• The percentage of the San Francisco CMSA's nonelderly population (under age 65) without health insurance coverage, 15.8 percent, was lower than the national rate of 17.7 percent. The San Francisco CMSA's nonelderly population also had a higher rate of private coverage, 78.0 percent, than the national rate of 70.9 percent.
  • Children living in the San Francisco CMSA -- infants through age 17 -- had a higher rate of employment-based health insurance coverage, 68.8 percent, than the national rate of 58.9 percent. The uninsured rate for children in the San Francisco CMSA, 10.7 percent, was below the national rate of 14.8 percent.
  • Children living in families with incomes just above the federal poverty level -- 100 percent to 149 percent -- were the most likely to be uninsured, 29.0 percent. Children in families with incomes of 400 percent or more of the federal poverty level were least likely to be uninsured, 5.2 percent.
  • Workers in the San Francisco CMSA had a higher rate of employment-based health insurance coverage, 73.7 percent, than the national rate of 72.3 percent. Also, 58.1 percent of workers in the San Francisco CMSA had employment-based health insurance coverage in their own name, compared with 55.2 percent for the nation.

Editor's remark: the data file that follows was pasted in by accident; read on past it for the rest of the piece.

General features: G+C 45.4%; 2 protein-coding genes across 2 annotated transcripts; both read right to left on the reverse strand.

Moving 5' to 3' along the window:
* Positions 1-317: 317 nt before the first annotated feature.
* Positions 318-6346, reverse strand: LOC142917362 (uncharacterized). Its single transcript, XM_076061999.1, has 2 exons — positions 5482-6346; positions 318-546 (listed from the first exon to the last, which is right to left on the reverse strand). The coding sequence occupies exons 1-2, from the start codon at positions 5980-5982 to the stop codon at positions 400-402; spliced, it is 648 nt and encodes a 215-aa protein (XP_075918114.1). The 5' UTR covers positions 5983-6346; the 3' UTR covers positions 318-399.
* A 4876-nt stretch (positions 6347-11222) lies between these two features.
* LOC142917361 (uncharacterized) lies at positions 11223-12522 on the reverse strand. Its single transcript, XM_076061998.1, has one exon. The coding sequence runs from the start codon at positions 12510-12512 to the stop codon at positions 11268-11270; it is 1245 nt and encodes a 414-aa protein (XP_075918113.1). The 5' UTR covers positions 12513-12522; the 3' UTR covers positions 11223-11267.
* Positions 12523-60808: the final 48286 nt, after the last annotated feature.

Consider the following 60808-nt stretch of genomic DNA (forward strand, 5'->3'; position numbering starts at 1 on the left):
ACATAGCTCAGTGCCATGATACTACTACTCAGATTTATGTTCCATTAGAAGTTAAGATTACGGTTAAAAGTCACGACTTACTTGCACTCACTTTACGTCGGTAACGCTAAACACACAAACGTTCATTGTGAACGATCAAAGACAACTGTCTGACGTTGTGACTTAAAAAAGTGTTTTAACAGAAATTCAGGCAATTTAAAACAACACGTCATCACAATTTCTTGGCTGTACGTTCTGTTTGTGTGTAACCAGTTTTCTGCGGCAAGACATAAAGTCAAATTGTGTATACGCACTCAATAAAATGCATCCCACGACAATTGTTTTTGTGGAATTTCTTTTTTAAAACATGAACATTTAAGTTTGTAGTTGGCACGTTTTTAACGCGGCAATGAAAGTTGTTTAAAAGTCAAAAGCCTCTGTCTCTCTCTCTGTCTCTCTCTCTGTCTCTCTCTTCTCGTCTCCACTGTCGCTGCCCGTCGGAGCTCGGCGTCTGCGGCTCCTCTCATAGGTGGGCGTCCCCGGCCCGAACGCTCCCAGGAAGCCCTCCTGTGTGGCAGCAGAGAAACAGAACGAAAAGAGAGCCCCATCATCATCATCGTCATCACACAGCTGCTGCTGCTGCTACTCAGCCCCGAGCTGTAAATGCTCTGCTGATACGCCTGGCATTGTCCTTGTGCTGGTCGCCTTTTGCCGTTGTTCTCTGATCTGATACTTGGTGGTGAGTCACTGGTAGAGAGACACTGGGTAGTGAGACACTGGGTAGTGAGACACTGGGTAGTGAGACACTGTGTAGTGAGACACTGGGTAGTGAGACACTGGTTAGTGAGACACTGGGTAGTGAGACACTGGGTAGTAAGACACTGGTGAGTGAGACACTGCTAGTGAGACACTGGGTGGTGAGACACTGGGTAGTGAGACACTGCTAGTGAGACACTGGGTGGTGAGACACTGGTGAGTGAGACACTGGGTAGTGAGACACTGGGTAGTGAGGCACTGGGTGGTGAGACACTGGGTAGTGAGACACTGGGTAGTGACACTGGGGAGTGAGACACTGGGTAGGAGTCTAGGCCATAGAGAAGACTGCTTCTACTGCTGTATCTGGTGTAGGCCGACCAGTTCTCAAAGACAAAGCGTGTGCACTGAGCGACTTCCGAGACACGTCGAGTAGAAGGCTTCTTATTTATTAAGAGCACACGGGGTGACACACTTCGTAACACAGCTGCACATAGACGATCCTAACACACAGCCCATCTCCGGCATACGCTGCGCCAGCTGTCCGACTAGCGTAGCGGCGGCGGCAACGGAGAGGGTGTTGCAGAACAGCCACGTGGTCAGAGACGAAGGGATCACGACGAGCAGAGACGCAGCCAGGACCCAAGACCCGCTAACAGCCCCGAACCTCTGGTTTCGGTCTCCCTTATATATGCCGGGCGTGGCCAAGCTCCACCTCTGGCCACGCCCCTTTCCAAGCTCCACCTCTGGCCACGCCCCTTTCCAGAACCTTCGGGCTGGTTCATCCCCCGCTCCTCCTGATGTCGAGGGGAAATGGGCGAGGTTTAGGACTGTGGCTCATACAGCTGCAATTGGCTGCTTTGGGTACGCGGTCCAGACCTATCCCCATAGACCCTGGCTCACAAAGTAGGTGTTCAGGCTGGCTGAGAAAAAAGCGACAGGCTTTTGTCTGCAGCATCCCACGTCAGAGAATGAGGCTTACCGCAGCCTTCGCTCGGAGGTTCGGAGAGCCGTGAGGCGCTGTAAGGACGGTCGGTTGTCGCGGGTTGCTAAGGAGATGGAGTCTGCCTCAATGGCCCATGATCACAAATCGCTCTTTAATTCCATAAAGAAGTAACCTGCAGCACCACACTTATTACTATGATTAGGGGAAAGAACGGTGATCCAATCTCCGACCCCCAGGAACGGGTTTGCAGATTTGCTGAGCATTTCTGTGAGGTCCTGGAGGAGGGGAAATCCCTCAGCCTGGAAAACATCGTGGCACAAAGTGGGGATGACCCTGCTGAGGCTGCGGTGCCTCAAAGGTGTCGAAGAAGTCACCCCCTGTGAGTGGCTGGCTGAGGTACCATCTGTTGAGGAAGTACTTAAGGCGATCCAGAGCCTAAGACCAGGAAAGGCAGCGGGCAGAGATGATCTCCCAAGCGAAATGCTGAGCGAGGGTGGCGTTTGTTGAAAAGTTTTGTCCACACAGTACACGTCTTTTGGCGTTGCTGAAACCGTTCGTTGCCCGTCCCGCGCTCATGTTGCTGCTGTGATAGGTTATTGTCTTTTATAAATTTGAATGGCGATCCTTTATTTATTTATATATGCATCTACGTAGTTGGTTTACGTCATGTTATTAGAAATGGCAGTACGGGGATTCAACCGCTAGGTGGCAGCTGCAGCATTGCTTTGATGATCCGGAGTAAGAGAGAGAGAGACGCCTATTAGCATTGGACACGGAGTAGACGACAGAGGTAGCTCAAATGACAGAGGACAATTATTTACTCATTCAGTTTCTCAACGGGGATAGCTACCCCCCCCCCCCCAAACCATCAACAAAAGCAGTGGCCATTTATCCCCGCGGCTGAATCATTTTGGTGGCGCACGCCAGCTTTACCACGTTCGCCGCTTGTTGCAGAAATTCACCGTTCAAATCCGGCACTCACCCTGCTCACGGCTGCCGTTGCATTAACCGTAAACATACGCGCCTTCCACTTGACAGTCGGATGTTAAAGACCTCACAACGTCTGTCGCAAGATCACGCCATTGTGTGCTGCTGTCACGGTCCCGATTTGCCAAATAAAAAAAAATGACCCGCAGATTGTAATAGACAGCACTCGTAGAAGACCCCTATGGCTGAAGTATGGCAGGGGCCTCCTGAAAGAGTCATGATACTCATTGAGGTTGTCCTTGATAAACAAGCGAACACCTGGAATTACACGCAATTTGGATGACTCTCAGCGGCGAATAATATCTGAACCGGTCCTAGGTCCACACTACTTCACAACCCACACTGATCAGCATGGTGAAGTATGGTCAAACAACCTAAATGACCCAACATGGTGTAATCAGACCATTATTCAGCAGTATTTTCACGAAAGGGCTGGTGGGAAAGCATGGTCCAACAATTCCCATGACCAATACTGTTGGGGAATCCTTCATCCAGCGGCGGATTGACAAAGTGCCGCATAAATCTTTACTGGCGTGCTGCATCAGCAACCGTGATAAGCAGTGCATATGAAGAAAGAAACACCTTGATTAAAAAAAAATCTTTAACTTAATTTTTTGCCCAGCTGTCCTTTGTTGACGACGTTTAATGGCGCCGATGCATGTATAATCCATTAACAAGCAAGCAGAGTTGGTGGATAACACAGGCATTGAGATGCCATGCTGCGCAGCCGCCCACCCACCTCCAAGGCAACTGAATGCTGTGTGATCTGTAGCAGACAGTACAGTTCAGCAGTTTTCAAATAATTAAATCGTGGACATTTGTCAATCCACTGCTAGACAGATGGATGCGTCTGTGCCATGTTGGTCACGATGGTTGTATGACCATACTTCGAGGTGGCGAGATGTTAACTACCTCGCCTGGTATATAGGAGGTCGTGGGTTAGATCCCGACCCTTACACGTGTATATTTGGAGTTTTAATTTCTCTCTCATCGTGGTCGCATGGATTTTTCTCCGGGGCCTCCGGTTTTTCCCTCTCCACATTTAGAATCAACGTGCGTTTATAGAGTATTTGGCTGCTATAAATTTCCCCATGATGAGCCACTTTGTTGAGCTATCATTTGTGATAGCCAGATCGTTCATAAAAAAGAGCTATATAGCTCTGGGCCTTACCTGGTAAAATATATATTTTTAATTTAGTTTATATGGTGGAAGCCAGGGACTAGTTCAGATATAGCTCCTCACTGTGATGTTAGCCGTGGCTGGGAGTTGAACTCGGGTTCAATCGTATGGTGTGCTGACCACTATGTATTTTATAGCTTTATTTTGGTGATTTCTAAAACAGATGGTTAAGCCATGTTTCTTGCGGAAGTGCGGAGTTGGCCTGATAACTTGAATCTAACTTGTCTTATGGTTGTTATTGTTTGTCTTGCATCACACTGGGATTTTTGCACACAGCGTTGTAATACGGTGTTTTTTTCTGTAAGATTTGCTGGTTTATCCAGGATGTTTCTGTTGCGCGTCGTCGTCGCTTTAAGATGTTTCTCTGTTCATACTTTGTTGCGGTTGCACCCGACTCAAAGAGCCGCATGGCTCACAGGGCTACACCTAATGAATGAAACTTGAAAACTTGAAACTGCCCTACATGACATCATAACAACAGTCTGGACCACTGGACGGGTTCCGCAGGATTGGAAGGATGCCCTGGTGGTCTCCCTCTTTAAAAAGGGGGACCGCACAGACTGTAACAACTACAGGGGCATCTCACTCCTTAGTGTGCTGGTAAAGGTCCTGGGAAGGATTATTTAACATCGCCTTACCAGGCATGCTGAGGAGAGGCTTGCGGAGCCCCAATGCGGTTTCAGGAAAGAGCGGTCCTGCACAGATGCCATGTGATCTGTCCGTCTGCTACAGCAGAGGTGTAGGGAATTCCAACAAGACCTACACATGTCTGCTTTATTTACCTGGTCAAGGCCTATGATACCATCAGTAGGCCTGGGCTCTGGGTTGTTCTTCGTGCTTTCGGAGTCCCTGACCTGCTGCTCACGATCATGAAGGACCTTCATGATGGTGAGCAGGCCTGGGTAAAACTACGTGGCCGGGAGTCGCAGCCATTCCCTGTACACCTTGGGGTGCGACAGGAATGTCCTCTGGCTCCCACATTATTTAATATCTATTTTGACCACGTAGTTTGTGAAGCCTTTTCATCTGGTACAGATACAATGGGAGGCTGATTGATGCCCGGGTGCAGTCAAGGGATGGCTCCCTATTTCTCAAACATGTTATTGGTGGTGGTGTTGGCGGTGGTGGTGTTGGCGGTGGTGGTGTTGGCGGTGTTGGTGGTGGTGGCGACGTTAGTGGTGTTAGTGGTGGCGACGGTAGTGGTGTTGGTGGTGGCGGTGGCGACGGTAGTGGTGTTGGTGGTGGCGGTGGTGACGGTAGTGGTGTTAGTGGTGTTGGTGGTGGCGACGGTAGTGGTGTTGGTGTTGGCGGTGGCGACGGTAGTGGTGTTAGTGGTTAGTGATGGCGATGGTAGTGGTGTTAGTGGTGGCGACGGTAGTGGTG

• Larger firms were more likely than smaller firms to provide coverage. Among workers in San Francisco CMSA in firms with 1,000 or more workers, 73.9 percent had coverage in their own name, compared with 22.7 percent of those in firms with fewer than 10 employees.
  • Among workers in the San Francisco CMSA, the most likely to have employment-based health insurance coverage in their own name were those in transportation, communications, and utilities, 80.2 percent, and in manufacturing, 74.9 percent. Government workers had the lowest uninsured rate in the CMSA, 7.0 percent, followed by workers in finance, insurance, and real estate, 9.9 percent. Workers in construction had the highest uninsured rate in the CMSA, 28.9 percent, followed by workers in wholesale/retail trade, 21.5 percent.
  • Among individuals ages 18-64, full-time workers had a higher rate of employment-based coverage, 79.9 percent, than part-time workers, 54.1 percent. They had a lower uninsured rate, 12.5 percent, than part-time workers, 19.9 percent. Among nonworkers, 44.9 percent had employment-based coverage and 24.2 percent were uninsured.

Seattle Consolidated Metropolitan Statistical Area (CMSA)